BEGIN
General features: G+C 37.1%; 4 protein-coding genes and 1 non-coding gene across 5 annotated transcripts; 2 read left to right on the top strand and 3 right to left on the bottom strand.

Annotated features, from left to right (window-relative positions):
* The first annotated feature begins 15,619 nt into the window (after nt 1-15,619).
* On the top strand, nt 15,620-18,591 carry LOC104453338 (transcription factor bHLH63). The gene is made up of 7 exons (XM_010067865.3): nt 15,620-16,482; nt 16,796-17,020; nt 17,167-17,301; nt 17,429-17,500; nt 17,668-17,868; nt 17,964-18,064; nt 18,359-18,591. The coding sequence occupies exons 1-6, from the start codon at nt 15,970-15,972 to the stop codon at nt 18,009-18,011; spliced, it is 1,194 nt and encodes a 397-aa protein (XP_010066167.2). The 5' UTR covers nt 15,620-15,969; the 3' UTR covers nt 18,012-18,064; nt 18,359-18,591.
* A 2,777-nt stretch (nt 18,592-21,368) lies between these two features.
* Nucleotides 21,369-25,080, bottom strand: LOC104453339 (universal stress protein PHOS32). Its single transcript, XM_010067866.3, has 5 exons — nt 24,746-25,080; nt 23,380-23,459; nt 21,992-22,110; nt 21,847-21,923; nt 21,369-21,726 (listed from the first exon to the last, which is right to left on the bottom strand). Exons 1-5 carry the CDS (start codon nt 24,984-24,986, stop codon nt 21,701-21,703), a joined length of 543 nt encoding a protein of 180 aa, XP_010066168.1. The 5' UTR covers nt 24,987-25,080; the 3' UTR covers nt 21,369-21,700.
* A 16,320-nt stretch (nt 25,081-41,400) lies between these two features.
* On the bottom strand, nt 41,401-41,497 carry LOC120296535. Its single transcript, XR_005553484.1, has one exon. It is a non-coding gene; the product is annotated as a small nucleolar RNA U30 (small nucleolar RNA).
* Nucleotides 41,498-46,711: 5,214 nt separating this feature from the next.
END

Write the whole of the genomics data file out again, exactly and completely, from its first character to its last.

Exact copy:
General features: G+C 37.1%; 4 protein-coding genes and 1 non-coding gene across 5 annotated transcripts; 2 read left to right on the top strand and 3 right to left on the bottom strand.

Annotated features, from left to right (window-relative positions):
* The first annotated feature begins 15,619 nt into the window (after nt 1-15,619).
* On the top strand, nt 15,620-18,591 carry LOC104453338 (transcription factor bHLH63). The gene is made up of 7 exons (XM_010067865.3): nt 15,620-16,482; nt 16,796-17,020; nt 17,167-17,301; nt 17,429-17,500; nt 17,668-17,868; nt 17,964-18,064; nt 18,359-18,591. The coding sequence occupies exons 1-6, from the start codon at nt 15,970-15,972 to the stop codon at nt 18,009-18,011; spliced, it is 1,194 nt and encodes a 397-aa protein (XP_010066167.2). The 5' UTR covers nt 15,620-15,969; the 3' UTR covers nt 18,012-18,064; nt 18,359-18,591.
* A 2,777-nt stretch (nt 18,592-21,368) lies between these two features.
* Nucleotides 21,369-25,080, bottom strand: LOC104453339 (universal stress protein PHOS32). Its single transcript, XM_010067866.3, has 5 exons — nt 24,746-25,080; nt 23,380-23,459; nt 21,992-22,110; nt 21,847-21,923; nt 21,369-21,726 (listed from the first exon to the last, which is right to left on the bottom strand). Exons 1-5 carry the CDS (start codon nt 24,984-24,986, stop codon nt 21,701-21,703), a joined length of 543 nt encoding a protein of 180 aa, XP_010066168.1. The 5' UTR covers nt 24,987-25,080; the 3' UTR covers nt 21,369-21,700.
* A 16,320-nt stretch (nt 25,081-41,400) lies between these two features.
* On the bottom strand, nt 41,401-41,497 carry LOC120296535. Its single transcript, XR_005553484.1, has one exon. It is a non-coding gene; the product is annotated as a small nucleolar RNA U30 (small nucleolar RNA).
* Nucleotides 41,498-46,711: 5,214 nt separating this feature from the next.